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Columbus Drug Court changing lives

 

Neal Wagner

 

Although it is still "getting off the ground," the Columbus Drug Court has been making a significant positive impact in the lives of several area drug offenders, according to court officials.  

 

The drug court, aimed at rehabilitating low-level and first-time felony drug offenders, has been in operation in the city for nearly eight months, and has been "pretty successful" since its Oct. 2008 inception, said Court Coordinator Angela Verdell. 

 

"I really do think it has been successful here, especially when compared to other drug court programs in other similar-size cities," said Verdell. "We have about 10 people participating in the program right now, but none have actually completed the program yet." 

 

"We are doing a lot of trial-and-error type stuff right now because the program is still in its infancy," said Columbus Police Chief Joseph St. John. "Overall, I think it''s been very successful, and I think it will be able to process more and more people as time goes on." 

 

Candidates for drug court are referred to the program by their arresting officers or attorneys, or are selected by drug court officials from cases being processed in the Columbus Municipal Court. 

 

"Candidates for the drug court are first-time drug possession offenders who do not have a history of violent crimes. However, we review cases and make selections one case at a time," said Drug Court Case Manager Crystal Osborn. "We also consider DUI offenders who have less than three convictions." 

 

In addition to violent offenders and repeat drunken-driving offenders, drug court officials also do not consider anyone charged with drug sale or distribution, Osborn explained. 

 

After a candidate is selected for drug court, their case is reviewed by court officials and Drug Court Judge Curtis Austin before the offender is sentenced to an "intense supervision" program. 

 

Although offenders are sentenced individually based on the nature of their crimes, most in the program are required to submit to random drug tests, attend support group meetings and regularly check in with a probation officer. All treatment is funded by the offenders. 

 

"If the offenders do not have a high school education, they are usually required to attend adult education classes before they finish the program," said Verdell. "They are definitely very closely monitored while they are in the program." 

 

If an offender fails to obey the conditions of their sentence, court officials either impose greater sanctions against them or return them to the regular court system, said Verdell. 

 

"If they receive a certain amount of sanctions, they get placed back into the normal court system," said Verdell, noting sanctions may require offenders to report more frequently to probation officers or attend more meetings. "We have had to impose some sanctions on some people, but it actually hasn''t been too much of a problem so far. 

 

"It really is an effective alternative to incarceration for rehabilitating drug and alcohol offenders," Verdell added. "We haven''t really had a chance to see firsthand how successful the program is in the long run because nobody has had time to complete the program yet. I think it has had a very big positive impact so far, though." 

 

The drug court also has a system of incentives in place for those who exhibit "extraordinary conduct" in the program.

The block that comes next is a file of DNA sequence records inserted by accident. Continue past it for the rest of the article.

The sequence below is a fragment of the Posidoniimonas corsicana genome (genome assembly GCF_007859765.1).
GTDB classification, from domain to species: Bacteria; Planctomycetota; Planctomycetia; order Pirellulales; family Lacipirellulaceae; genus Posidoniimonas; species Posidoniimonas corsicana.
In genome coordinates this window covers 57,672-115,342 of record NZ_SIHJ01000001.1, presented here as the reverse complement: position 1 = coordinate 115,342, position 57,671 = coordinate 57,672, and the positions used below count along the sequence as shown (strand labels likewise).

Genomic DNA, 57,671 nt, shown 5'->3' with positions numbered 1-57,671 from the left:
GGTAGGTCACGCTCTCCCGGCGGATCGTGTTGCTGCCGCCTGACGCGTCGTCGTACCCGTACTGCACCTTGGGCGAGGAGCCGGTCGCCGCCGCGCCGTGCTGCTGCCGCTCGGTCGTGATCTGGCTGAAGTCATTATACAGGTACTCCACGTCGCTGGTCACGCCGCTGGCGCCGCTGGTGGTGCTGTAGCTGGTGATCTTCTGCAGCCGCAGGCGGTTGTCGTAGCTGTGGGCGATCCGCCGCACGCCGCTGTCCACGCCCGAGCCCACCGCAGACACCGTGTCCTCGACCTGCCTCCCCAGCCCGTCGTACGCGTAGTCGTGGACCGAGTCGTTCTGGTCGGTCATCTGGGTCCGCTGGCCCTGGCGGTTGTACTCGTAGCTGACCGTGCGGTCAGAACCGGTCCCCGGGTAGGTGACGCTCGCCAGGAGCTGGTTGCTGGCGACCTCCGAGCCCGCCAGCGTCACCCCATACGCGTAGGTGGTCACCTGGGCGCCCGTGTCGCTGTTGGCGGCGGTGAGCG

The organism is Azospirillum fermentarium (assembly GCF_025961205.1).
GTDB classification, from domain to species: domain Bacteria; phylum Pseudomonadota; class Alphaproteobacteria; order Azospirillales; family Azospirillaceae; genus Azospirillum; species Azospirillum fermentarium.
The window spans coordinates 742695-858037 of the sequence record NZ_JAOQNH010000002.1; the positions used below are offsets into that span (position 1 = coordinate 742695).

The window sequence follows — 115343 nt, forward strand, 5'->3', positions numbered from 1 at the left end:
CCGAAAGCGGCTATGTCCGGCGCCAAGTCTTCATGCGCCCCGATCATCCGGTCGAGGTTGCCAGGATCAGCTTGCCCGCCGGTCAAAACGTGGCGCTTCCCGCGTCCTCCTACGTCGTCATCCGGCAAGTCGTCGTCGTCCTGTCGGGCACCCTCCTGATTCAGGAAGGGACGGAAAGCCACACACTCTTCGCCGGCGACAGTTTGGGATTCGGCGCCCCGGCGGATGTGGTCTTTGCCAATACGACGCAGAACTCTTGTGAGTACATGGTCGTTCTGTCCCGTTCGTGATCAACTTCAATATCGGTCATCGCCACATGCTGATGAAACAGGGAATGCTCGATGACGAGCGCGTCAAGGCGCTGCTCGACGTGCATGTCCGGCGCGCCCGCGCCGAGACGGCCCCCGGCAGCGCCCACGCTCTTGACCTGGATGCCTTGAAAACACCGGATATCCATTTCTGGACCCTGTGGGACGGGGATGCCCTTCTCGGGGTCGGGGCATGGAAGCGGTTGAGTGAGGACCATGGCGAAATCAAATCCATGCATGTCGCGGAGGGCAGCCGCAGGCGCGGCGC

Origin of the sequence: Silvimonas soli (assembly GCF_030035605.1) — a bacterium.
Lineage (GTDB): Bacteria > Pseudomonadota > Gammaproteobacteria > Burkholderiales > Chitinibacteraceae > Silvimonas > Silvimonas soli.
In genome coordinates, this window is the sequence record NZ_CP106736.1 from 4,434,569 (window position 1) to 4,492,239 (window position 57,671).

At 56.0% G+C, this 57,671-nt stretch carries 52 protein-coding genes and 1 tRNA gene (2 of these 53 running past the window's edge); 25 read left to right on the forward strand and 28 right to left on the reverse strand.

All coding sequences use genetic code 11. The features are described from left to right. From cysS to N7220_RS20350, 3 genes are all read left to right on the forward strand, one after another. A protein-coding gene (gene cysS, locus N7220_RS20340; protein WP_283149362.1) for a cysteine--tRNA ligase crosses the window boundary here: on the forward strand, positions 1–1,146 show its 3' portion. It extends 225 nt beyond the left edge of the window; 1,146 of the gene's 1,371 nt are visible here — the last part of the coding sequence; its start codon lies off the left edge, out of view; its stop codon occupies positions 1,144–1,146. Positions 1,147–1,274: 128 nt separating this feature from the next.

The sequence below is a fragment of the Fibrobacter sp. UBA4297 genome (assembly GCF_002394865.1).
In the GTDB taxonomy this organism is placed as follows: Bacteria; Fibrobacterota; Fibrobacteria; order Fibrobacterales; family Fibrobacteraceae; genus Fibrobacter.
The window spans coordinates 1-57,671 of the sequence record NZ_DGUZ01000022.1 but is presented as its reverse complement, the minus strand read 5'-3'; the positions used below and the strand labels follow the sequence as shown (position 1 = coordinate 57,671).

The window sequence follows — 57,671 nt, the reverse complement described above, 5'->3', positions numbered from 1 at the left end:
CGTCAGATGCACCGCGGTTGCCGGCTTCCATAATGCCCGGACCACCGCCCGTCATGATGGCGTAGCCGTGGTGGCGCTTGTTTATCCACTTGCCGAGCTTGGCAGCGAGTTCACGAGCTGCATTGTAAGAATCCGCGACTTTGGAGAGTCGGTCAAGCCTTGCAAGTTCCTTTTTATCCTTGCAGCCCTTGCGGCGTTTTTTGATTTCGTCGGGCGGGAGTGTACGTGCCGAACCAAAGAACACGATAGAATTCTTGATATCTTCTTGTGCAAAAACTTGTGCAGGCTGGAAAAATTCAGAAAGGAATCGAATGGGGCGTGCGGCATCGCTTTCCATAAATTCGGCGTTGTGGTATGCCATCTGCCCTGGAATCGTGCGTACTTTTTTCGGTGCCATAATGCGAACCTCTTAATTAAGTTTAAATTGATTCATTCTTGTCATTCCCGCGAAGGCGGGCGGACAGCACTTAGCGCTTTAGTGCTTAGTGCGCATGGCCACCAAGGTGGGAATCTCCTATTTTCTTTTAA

"They may be subject to less screenings over a certain amount of time or receive a small gift card to somewhere in the city or something like that," said Verdell. "It''s nothing big, but it''s a way to reward extraordinary conduct." 

 

Because the drug court is operating on state grant money and is stationed in office space donated by the Columbus Police Department, the court uses no taxpayer funds. 

 

"Right now, we are operating on grant money given to us by the Mississippi Supreme Court. There are also a few other grants that we will be able to apply for once more people start going through the program," said Verdell. "We also operate off in-kind donations and just donations in general." 

 

Although drug court officials actively seek candidates for the program, many offenders are unaware drug court is available, Verdell explained. 

 

"We are about to launch a big publicity blitz to let people know that drug court is here and it is an option to going through the regular court system for some people," Verdell said. "A lot of people don''t even know about it. We want to change that because we believe this program can really help to rehabilitate some people before they become too involved in that lifestyle." 

 

 

 

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Reader Comments

Article Comment george commented at 5/24/2009 9:38:00 AM:

this is a great program but not only do the offenders have to pay the regular fines it also goes on their record, even though it's a misdemeaner,therefore causing a job background check to cause the individual either to lose their job or not be able to get one. my son is one of these individuals. he has made one mistake and besides paying off the fines and his po and doing what he's supposed to do. it's still going to be on a background check for 5 years. for a misdemeaner? come on. let the first that has no sin throw the first stone!

 

Article Comment L.E.O. commented at 5/24/2009 2:37:00 PM:

i'd have to agree. if it stays on your record, what's the point in going through the program. he could have just payed his fine in regular court and gone about his business. that definitely needs to be part of the disposition otherwise there is no real incentive for going to drug court

 

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